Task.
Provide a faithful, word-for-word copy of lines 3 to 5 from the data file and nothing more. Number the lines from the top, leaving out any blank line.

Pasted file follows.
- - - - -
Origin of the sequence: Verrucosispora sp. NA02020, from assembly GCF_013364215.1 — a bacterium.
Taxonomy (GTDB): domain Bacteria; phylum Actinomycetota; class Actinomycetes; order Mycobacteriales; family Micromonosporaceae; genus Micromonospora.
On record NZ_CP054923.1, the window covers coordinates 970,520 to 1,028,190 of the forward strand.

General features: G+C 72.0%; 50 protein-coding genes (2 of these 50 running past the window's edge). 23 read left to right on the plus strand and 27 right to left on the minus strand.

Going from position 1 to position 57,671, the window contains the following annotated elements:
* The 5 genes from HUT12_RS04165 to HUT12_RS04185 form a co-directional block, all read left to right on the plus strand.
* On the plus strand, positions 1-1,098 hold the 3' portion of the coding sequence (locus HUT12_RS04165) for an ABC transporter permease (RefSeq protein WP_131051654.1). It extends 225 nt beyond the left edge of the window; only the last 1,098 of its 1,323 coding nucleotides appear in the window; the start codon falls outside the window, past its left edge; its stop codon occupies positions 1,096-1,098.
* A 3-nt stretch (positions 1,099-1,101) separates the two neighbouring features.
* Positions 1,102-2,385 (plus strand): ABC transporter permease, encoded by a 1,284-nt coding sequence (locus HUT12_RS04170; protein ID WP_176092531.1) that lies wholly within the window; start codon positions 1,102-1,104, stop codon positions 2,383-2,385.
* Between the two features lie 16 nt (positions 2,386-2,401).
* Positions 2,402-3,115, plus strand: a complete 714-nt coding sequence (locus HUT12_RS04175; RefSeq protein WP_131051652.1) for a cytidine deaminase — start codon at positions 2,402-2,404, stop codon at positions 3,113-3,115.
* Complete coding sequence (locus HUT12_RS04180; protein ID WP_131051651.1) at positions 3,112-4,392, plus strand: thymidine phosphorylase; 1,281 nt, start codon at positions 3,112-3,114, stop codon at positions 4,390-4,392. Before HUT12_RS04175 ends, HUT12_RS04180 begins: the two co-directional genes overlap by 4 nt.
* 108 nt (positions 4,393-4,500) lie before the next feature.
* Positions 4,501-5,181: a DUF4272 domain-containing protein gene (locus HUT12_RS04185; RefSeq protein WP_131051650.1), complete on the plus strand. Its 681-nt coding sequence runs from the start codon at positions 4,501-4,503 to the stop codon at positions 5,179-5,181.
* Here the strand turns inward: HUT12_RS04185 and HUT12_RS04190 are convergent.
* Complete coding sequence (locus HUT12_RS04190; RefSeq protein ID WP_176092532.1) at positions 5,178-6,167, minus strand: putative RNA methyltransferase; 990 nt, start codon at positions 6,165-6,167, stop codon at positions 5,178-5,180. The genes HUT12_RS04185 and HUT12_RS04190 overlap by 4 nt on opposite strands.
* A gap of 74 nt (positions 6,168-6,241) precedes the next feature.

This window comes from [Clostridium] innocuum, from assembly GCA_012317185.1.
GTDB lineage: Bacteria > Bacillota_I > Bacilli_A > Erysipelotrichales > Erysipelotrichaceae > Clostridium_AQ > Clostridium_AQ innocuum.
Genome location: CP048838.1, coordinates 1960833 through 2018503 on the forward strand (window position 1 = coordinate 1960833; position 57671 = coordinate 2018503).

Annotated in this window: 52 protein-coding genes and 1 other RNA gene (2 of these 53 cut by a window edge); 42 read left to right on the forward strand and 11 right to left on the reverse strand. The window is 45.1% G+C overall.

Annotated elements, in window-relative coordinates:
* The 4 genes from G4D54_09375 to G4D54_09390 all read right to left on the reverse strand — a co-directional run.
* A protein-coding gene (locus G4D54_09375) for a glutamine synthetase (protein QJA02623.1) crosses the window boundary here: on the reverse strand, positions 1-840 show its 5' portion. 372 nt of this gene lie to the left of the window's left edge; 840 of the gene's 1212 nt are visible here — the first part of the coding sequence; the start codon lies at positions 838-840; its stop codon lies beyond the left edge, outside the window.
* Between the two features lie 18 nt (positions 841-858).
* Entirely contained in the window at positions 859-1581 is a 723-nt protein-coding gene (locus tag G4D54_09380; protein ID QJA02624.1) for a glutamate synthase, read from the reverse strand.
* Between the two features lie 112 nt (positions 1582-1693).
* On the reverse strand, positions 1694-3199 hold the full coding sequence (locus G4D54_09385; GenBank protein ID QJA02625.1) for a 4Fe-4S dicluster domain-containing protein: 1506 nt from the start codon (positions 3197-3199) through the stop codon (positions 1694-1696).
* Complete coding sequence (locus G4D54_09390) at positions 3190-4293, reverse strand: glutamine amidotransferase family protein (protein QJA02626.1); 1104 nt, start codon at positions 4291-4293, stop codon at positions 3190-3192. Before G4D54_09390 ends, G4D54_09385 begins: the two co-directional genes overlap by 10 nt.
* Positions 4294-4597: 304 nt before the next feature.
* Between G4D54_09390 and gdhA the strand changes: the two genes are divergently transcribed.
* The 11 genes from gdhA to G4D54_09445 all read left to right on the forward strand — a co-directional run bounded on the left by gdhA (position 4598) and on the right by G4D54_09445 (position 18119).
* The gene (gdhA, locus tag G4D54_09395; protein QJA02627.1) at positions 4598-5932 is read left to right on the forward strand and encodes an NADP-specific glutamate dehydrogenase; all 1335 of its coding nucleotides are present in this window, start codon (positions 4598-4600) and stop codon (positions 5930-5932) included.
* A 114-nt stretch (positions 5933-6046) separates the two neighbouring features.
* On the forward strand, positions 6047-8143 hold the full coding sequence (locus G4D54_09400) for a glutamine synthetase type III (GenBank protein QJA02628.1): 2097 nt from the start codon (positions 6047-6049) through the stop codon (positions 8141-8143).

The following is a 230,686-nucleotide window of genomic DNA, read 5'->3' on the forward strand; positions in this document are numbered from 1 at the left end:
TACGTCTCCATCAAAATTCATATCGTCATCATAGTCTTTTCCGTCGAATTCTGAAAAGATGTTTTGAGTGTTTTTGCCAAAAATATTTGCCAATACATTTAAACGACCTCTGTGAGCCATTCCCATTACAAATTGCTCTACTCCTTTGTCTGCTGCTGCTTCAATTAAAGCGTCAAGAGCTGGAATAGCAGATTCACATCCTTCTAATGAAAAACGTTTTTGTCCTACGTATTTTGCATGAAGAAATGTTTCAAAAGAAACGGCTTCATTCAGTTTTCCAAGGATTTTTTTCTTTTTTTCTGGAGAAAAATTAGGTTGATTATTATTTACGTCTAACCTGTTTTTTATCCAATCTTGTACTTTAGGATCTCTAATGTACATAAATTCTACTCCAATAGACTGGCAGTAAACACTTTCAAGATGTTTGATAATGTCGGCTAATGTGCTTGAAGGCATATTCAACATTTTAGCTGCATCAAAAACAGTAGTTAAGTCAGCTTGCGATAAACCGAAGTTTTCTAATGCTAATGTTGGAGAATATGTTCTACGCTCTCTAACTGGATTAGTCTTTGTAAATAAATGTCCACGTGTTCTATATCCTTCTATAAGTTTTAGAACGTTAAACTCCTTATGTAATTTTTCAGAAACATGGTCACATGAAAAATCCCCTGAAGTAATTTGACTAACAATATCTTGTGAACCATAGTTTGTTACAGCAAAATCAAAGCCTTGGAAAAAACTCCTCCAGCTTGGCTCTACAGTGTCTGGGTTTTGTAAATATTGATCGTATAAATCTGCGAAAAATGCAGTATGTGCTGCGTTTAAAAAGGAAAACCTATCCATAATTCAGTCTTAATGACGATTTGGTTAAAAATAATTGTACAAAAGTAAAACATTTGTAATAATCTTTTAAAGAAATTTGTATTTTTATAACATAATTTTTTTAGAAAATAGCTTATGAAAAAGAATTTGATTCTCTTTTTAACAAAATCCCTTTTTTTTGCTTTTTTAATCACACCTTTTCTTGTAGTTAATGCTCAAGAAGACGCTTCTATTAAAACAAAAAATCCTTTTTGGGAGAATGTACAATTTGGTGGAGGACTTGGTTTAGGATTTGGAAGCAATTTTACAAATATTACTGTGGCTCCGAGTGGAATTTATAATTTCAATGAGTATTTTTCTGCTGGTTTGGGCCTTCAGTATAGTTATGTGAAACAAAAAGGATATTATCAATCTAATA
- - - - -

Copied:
On record NZ_CP054923.1, the window covers coordinates 970,520 to 1,028,190 of the forward strand.

General features: G+C 72.0%; 50 protein-coding genes (2 of these 50 running past the window's edge). 23 read left to right on the plus strand and 27 right to left on the minus strand.

Going from position 1 to position 57,671, the window contains the following annotated elements: